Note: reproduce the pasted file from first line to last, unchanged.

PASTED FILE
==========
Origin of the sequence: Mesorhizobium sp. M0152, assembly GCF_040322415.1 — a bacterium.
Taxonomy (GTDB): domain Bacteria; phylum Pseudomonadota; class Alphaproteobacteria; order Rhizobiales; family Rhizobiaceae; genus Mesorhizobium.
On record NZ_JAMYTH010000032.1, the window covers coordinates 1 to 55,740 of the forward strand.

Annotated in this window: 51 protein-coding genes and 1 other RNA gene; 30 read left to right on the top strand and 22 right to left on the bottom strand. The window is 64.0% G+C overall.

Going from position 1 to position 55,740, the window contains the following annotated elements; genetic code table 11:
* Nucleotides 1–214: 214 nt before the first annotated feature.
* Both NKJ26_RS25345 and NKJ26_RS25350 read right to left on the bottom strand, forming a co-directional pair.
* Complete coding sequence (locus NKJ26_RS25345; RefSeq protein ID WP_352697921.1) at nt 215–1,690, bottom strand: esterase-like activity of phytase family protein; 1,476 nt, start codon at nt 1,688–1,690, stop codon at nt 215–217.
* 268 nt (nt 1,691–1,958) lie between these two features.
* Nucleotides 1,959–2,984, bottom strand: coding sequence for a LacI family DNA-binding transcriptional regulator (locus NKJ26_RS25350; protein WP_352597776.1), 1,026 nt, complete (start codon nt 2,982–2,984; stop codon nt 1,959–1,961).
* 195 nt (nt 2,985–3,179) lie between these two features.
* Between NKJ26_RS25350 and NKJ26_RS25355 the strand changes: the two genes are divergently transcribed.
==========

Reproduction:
Origin of the sequence: Mesorhizobium sp. M0152, assembly GCF_040322415.1 — a bacterium.
Taxonomy (GTDB): domain Bacteria; phylum Pseudomonadota; class Alphaproteobacteria; order Rhizobiales; family Rhizobiaceae; genus Mesorhizobium.
On record NZ_JAMYTH010000032.1, the window covers coordinates 1 to 55,740 of the forward strand.

Annotated in this window: 51 protein-coding genes and 1 other RNA gene; 30 read left to right on the top strand and 22 right to left on the bottom strand. The window is 64.0% G+C overall.

Going from position 1 to position 55,740, the window contains the following annotated elements; genetic code table 11:
* Nucleotides 1–214: 214 nt before the first annotated feature.
* Both NKJ26_RS25345 and NKJ26_RS25350 read right to left on the bottom strand, forming a co-directional pair.
* Complete coding sequence (locus NKJ26_RS25345; RefSeq protein ID WP_352697921.1) at nt 215–1,690, bottom strand: esterase-like activity of phytase family protein; 1,476 nt, start codon at nt 1,688–1,690, stop codon at nt 215–217.
* 268 nt (nt 1,691–1,958) lie between these two features.
* Nucleotides 1,959–2,984, bottom strand: coding sequence for a LacI family DNA-binding transcriptional regulator (locus NKJ26_RS25350; protein WP_352597776.1), 1,026 nt, complete (start codon nt 2,982–2,984; stop codon nt 1,959–1,961).
* 195 nt (nt 2,985–3,179) lie between these two features.
* Between NKJ26_RS25350 and NKJ26_RS25355 the strand changes: the two genes are divergently transcribed.